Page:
5. A film comprising microscopic images of the pages of a book, said images arranged in lines perpendicular to the direction of the movement of the film, each image comprising a plurality of pages, numbers corresponding 0 to the paging of the book, the numerals of each number forming a row, the latter being arranged perpendicular to the direction of the movement of the film, said rows succeeding one another and presenting a certain number of common numerals one arranged beneath the other on the film and in the direction of the movement thereof, said numbers being substituted one for the other during the cinematographic projection.

6. A film comprising microscopic images ofv another, said columns, moreover,

the pages of a book, said images arranged in lines, each comprising a plurality of pages, the first line of the page and the uneven lines following one another from left to right and the even lines from right to left, markin s corresponding to the paging of the book, said markings being arranged in columns and the latter being arranged perpendicular to the direction of the movement of the film. said, columns presenting a certain number of common markings arranged in the direction of the movement of the film and beneath one being substituted one for the other during the cinematographic projection.

7. A film comprising microscopic images of the pages of a book, said images arranged in lines each comprising twenty-five pa es, the first line of the page and the odd lines following one another from left to right and the even lines from right to left, markings correspondin to the paging of the book, said markings eing arranged in columns and the latter being arranged perpendicular to the direction of the movement of the film, said columns presenting a certain number of common markings arranged in the direction of the movement of the film and beneath one another, said columns moreover, being substituted one for the other during the cinematographic projection.

8. comprising microscopic images of the pages of a book, said images arranged in lines each comprising a plurality of pages, series of alphabetical classification letters corresponding to images of preceding pages, said series of letters being arranged in rows perpendicular to the movement of the film, said series comprising a certain number of common letters arranged on the film beneath one another in the direction of the movement of the film, said series moreover, being substituted one for the other during the cinematographic projection.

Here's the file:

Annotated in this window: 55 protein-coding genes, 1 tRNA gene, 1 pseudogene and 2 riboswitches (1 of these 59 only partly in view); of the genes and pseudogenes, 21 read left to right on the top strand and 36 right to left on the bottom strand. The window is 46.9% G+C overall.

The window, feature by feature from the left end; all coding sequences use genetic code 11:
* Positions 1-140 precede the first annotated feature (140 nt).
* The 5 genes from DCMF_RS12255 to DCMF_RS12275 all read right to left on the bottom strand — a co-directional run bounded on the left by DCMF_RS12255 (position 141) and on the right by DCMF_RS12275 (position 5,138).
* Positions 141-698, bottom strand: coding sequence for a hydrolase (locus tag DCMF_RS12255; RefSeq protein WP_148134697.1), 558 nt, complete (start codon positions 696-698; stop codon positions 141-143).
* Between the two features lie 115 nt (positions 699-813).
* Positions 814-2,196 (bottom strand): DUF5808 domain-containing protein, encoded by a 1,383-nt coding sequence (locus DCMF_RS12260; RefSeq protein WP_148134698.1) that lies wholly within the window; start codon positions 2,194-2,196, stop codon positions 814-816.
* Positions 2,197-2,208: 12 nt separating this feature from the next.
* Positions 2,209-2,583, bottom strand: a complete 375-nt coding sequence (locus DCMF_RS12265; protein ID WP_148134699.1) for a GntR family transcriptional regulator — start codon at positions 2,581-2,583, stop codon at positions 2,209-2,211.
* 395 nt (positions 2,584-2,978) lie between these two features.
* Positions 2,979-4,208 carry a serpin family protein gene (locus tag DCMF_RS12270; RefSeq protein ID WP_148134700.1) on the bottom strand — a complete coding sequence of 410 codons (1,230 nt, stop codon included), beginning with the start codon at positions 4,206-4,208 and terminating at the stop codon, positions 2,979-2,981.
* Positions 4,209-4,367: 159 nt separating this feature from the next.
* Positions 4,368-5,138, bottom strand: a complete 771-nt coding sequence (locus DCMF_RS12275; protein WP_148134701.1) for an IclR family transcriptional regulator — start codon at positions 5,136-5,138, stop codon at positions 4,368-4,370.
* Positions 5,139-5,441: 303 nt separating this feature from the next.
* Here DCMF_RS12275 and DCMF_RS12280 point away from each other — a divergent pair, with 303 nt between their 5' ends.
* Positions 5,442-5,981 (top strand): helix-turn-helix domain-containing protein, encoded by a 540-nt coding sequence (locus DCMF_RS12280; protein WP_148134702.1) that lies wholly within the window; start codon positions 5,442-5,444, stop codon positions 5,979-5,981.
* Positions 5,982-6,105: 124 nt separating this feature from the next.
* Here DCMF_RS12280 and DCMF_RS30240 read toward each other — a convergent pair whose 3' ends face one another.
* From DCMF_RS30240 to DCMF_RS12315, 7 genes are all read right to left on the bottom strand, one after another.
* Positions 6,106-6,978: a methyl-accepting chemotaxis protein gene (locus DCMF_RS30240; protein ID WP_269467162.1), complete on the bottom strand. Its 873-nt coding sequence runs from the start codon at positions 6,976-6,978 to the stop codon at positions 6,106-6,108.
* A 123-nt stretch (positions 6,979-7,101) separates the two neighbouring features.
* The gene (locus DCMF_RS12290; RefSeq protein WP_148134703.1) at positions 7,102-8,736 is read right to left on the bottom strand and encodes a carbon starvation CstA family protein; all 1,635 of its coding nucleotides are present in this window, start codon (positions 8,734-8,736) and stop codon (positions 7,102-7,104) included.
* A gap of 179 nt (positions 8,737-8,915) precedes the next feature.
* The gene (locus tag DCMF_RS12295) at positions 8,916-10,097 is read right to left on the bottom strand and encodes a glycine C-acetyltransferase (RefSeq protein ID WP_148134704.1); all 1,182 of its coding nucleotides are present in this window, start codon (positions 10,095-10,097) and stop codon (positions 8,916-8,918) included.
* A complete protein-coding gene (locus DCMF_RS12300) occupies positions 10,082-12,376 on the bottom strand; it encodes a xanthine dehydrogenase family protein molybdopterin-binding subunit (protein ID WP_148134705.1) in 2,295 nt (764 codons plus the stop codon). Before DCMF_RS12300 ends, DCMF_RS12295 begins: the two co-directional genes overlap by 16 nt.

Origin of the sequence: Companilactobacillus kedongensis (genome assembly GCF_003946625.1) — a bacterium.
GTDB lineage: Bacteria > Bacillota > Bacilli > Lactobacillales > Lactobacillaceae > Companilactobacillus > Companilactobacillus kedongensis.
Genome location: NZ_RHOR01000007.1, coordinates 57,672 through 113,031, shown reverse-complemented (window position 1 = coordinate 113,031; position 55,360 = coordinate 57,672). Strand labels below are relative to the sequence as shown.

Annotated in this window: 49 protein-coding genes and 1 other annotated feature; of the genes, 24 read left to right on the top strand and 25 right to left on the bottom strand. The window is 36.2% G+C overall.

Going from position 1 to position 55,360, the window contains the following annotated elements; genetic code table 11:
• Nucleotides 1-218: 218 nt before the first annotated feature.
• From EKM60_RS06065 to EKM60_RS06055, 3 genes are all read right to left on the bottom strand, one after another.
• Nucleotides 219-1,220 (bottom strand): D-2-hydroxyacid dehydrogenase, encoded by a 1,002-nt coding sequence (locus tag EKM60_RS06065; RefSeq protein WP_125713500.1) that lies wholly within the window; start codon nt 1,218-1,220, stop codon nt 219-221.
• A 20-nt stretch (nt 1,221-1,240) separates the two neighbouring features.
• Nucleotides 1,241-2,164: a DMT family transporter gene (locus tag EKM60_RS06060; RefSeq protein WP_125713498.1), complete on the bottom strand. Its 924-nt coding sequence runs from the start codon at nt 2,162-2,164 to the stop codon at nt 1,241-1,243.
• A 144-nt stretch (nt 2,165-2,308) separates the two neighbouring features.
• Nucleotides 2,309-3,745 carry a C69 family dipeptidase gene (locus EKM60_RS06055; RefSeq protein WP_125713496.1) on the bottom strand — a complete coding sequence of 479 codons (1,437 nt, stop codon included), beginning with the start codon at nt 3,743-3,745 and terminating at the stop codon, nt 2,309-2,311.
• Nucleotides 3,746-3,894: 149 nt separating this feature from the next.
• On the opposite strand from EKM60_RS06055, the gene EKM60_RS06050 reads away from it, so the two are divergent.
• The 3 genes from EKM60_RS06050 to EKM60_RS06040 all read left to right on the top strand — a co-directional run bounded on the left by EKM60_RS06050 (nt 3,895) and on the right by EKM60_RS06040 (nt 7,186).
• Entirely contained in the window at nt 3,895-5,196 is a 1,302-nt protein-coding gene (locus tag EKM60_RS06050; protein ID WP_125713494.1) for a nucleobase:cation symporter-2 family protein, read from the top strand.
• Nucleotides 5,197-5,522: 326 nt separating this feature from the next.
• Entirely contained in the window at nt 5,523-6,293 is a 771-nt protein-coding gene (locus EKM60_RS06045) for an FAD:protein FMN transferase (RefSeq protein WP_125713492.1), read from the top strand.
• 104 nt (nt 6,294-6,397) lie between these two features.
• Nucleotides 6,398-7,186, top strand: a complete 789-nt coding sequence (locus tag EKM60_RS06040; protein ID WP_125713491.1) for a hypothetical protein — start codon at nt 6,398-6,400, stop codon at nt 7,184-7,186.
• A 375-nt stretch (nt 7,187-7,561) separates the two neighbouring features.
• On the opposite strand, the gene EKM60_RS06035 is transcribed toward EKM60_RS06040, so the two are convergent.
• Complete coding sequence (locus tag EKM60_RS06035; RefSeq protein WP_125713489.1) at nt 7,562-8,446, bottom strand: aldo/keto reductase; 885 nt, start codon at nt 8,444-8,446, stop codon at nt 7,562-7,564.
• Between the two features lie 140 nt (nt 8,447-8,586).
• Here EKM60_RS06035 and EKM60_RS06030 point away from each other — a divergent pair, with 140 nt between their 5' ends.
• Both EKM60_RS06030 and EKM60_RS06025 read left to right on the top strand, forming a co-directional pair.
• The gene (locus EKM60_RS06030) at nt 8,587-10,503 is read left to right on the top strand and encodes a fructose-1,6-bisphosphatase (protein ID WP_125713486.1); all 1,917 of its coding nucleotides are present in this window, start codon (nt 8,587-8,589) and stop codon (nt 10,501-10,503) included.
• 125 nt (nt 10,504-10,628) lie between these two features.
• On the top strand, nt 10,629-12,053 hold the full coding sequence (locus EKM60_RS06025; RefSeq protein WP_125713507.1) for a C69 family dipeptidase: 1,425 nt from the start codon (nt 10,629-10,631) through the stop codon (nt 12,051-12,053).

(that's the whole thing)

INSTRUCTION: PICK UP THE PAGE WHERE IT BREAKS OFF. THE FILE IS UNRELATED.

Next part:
9. In an apparatus for reading a film carrying microscopic images of the pages of a book with indications corresponding to the paging of the book, said apparatus comprising a cinematographic winding and unwinding device for a film, means controlling the speed of said device, stopping means for said device, a cinematographic projection, and a screen on which the image of the film is projected, whereby the indications of the film projected on the screen may be read and the advance of the film stopped as desired to read the image of the film on the screen.

10. In an apparatus for projecting a film carrying microscopic images of the pages of a book arranged in lines and visible indications, said apparatus comprising a cinematographic winding and unwinding device for the film, movable projecting means for projecting the images and indications of the film, disconnecting means for the said cinematographic device for stopping at a line of pages, actuating means moving the projecting means in a direction perpendicular to the direction of the movement of the film for the purpose described.

11. In an apparatus for reading a film carrying microscopic images of the pages of a book arranged in lines of a plurallty of pages and indications corresponding to the paging of the book, said apparatus compris ing a cinematographic projector including a condenser and a projector mounted on parallel rails, a train of gears having a common entraining shaft, two endless chains engaging said gears and carrying, respectively, the condenser and the projector whereby the condenser and projector may be moved simultaneously parallel to the lines of the pages and a screen on which the image of the film is projected whereby the indications of the film projected on the screen may be read and the cinematographic device stopped as desired to read the image of the film on the screen.

12. In an apparatus for reading films comprising indications corresponding to the paging of a book, said apparatus comprising two endless chains, pinions engaged by said chains whereby said chains move in parallel vertical planes, forks fixed at intervals to said chains and supporting rolls of films, a crank actuating the pinions to place a selected film in securing position, a cinematographic winding and unwinding device for the film, means controlling the speed of said device, stopping means for said device, a cinematographic projector and a screen on which the image of the film is projected, whereby the indications of the film projected on the screen maybe read and the said device stopped as desired to read the image of the film on the screen.